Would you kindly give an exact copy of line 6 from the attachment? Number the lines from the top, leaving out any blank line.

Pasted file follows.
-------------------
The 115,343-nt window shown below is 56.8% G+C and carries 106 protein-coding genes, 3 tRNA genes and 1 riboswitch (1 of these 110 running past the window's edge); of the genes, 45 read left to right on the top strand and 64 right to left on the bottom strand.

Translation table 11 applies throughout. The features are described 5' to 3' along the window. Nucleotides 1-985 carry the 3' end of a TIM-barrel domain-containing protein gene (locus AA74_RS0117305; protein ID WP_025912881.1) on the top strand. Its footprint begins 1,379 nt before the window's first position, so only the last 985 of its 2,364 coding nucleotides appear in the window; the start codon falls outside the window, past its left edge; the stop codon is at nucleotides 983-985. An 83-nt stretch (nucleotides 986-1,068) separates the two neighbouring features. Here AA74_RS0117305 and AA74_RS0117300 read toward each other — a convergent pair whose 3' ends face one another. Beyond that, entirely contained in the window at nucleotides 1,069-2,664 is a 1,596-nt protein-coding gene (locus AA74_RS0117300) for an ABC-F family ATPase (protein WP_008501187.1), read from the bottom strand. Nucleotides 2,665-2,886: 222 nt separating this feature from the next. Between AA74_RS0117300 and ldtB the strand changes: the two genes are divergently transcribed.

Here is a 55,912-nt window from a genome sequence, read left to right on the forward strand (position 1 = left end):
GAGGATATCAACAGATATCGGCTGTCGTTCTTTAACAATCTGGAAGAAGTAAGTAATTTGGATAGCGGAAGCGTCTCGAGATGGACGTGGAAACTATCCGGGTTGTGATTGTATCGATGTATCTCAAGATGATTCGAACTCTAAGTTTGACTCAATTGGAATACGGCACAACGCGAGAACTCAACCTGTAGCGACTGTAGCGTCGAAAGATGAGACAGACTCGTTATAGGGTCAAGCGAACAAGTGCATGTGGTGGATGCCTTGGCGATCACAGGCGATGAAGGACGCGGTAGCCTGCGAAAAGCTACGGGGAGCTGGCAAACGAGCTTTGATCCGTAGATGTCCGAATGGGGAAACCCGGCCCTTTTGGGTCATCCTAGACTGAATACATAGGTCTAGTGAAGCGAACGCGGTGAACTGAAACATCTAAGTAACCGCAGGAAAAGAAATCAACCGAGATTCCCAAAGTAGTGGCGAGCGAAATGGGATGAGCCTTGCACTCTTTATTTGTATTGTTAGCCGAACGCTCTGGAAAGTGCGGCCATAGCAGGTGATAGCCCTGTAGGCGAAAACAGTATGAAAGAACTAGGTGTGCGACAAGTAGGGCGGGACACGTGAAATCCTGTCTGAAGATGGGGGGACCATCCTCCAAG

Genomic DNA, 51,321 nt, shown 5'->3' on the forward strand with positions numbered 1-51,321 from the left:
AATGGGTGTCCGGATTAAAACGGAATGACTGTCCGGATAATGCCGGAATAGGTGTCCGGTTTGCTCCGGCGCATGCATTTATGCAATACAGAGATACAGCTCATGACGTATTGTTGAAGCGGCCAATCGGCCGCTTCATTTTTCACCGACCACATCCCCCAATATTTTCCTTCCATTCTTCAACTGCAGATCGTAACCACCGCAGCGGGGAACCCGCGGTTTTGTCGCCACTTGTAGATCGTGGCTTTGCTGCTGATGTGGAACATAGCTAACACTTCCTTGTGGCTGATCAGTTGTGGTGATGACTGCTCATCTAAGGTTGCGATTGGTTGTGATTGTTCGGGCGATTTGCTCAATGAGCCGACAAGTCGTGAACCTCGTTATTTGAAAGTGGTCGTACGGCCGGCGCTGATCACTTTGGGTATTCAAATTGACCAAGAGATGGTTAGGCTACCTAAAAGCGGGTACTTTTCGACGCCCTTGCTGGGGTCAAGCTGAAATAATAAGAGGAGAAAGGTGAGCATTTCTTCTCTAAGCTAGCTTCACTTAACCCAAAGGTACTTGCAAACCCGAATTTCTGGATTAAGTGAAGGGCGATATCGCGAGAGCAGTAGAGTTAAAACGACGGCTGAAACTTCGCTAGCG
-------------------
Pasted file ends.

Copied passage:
AATGGGTGTCCGGATTAAAACGGAATGACTGTCCGGATAATGCCGGAATAGGTGTCCGGTTTGCTCCGGCGCATGCATTTATGCAATACAGAGATACAGCTCATGACGTATTGTTGAAGCGGCCAATCGGCCGCTTCATTTTTCACCGACCACATCCCCCAATATTTTCCTTCCATTCTTCAACTGCAGATCGTAACCACCGCAGCGGGGAACCCGCGGTTTTGTCGCCACTTGTAGATCGTGGCTTTGCTGCTGATGTGGAACATAGCTAACACTTCCTTGTGGCTGATCAGTTGTGGTGATGACTGCTCATCTAAGGTTGCGATTGGTTGTGATTGTTCGGGCGATTTGCTCAATGAGCCGACAAGTCGTGAACCTCGTTATTTGAAAGTGGTCGTACGGCCGGCGCTGATCACTTTGGGTATTCAAATTGACCAAGAGATGGTTAGGCTACCTAAAAGCGGGTACTTTTCGACGCCCTTGCTGGGGTCAAGCTGAAATAATAAGAGGAGAAAGGTGAGCATTTCTTCTCTAAGCTAGCTTCACTTAACCCAAAGGTACTTGCAAACCCGAATTTCTGGATTAAGTGAAGGGCGATATCGCGAGAGCAGTAGAGTTAAAACGACGGCTGAAACTTCGCTAGCG